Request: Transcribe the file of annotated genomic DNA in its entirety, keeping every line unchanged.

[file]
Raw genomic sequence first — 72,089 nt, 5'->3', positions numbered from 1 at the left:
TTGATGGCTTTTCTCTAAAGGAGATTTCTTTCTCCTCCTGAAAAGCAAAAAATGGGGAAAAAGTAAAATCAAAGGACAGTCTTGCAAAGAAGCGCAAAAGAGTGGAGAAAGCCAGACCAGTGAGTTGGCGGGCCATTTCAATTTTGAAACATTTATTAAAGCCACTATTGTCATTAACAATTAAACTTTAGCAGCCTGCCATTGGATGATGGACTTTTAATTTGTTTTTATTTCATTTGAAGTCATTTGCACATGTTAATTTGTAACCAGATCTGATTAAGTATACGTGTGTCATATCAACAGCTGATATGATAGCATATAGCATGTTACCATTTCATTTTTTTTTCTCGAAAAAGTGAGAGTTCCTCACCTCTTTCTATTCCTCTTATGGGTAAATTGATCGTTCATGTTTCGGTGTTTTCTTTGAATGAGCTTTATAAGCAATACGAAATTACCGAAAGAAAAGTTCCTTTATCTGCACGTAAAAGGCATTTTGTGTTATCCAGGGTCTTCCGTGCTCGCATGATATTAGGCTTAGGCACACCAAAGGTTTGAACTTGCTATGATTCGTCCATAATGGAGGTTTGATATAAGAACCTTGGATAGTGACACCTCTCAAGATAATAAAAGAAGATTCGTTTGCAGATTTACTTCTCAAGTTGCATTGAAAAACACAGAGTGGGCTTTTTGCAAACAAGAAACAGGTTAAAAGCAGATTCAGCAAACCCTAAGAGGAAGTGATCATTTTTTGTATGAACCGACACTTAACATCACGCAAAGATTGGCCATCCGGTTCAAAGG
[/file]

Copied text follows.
Raw genomic sequence first — 72,089 nt, 5'->3', positions numbered from 1 at the left:
TTGATGGCTTTTCTCTAAAGGAGATTTCTTTCTCCTCCTGAAAAGCAAAAAATGGGGAAAAAGTAAAATCAAAGGACAGTCTTGCAAAGAAGCGCAAAAGAGTGGAGAAAGCCAGACCAGTGAGTTGGCGGGCCATTTCAATTTTGAAACATTTATTAAAGCCACTATTGTCATTAACAATTAAACTTTAGCAGCCTGCCATTGGATGATGGACTTTTAATTTGTTTTTATTTCATTTGAAGTCATTTGCACATGTTAATTTGTAACCAGATCTGATTAAGTATACGTGTGTCATATCAACAGCTGATATGATAGCATATAGCATGTTACCATTTCATTTTTTTTTCTCGAAAAAGTGAGAGTTCCTCACCTCTTTCTATTCCTCTTATGGGTAAATTGATCGTTCATGTTTCGGTGTTTTCTTTGAATGAGCTTTATAAGCAATACGAAATTACCGAAAGAAAAGTTCCTTTATCTGCACGTAAAAGGCATTTTGTGTTATCCAGGGTCTTCCGTGCTCGCATGATATTAGGCTTAGGCACACCAAAGGTTTGAACTTGCTATGATTCGTCCATAATGGAGGTTTGATATAAGAACCTTGGATAGTGACACCTCTCAAGATAATAAAAGAAGATTCGTTTGCAGATTTACTTCTCAAGTTGCATTGAAAAACACAGAGTGGGCTTTTTGCAAACAAGAAACAGGTTAAAAGCAGATTCAGCAAACCCTAAGAGGAAGTGATCATTTTTTGTATGAACCGACACTTAACATCACGCAAAGATTGGCCATCCGGTTCAAAGG